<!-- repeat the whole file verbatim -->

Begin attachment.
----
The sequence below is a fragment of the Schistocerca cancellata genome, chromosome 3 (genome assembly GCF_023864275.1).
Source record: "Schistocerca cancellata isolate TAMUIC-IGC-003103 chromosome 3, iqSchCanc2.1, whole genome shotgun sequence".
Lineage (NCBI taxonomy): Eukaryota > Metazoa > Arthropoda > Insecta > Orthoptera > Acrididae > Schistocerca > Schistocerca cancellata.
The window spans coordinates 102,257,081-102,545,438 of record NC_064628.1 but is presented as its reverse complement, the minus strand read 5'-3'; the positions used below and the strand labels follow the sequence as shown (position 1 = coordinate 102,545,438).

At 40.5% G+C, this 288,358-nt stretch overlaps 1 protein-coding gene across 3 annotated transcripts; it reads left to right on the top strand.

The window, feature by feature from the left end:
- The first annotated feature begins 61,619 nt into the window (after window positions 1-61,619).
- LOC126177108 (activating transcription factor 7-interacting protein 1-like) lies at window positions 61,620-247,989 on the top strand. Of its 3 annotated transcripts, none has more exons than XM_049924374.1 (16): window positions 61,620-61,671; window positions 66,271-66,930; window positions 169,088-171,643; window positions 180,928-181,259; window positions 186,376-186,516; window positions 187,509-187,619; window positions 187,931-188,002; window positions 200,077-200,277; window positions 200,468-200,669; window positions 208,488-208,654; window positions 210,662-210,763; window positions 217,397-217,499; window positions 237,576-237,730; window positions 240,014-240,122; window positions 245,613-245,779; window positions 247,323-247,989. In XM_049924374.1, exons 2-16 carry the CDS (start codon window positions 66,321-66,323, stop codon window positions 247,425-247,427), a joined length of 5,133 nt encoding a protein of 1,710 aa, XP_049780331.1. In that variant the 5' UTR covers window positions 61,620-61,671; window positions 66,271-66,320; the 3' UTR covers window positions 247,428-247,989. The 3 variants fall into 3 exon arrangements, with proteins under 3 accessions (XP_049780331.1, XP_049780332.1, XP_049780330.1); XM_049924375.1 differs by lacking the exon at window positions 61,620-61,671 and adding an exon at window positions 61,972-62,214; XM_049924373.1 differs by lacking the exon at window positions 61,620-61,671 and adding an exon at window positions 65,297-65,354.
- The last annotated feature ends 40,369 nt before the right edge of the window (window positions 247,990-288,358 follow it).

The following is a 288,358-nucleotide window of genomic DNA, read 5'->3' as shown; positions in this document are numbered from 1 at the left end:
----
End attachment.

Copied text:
The sequence below is a fragment of the Schistocerca cancellata genome, chromosome 3 (genome assembly GCF_023864275.1).
Source record: "Schistocerca cancellata isolate TAMUIC-IGC-003103 chromosome 3, iqSchCanc2.1, whole genome shotgun sequence".
Lineage (NCBI taxonomy): Eukaryota > Metazoa > Arthropoda > Insecta > Orthoptera > Acrididae > Schistocerca > Schistocerca cancellata.
The window spans coordinates 102,257,081-102,545,438 of record NC_064628.1 but is presented as its reverse complement, the minus strand read 5'-3'; the positions used below and the strand labels follow the sequence as shown (position 1 = coordinate 102,545,438).

At 40.5% G+C, this 288,358-nt stretch overlaps 1 protein-coding gene across 3 annotated transcripts; it reads left to right on the top strand.

The window, feature by feature from the left end:
- The first annotated feature begins 61,619 nt into the window (after window positions 1-61,619).
- LOC126177108 (activating transcription factor 7-interacting protein 1-like) lies at window positions 61,620-247,989 on the top strand. Of its 3 annotated transcripts, none has more exons than XM_049924374.1 (16): window positions 61,620-61,671; window positions 66,271-66,930; window positions 169,088-171,643; window positions 180,928-181,259; window positions 186,376-186,516; window positions 187,509-187,619; window positions 187,931-188,002; window positions 200,077-200,277; window positions 200,468-200,669; window positions 208,488-208,654; window positions 210,662-210,763; window positions 217,397-217,499; window positions 237,576-237,730; window positions 240,014-240,122; window positions 245,613-245,779; window positions 247,323-247,989. In XM_049924374.1, exons 2-16 carry the CDS (start codon window positions 66,321-66,323, stop codon window positions 247,425-247,427), a joined length of 5,133 nt encoding a protein of 1,710 aa, XP_049780331.1. In that variant the 5' UTR covers window positions 61,620-61,671; window positions 66,271-66,320; the 3' UTR covers window positions 247,428-247,989. The 3 variants fall into 3 exon arrangements, with proteins under 3 accessions (XP_049780331.1, XP_049780332.1, XP_049780330.1); XM_049924375.1 differs by lacking the exon at window positions 61,620-61,671 and adding an exon at window positions 61,972-62,214; XM_049924373.1 differs by lacking the exon at window positions 61,620-61,671 and adding an exon at window positions 65,297-65,354.
- The last annotated feature ends 40,369 nt before the right edge of the window (window positions 247,990-288,358 follow it).

The following is a 288,358-nucleotide window of genomic DNA, read 5'->3' as shown; positions in this document are numbered from 1 at the left end: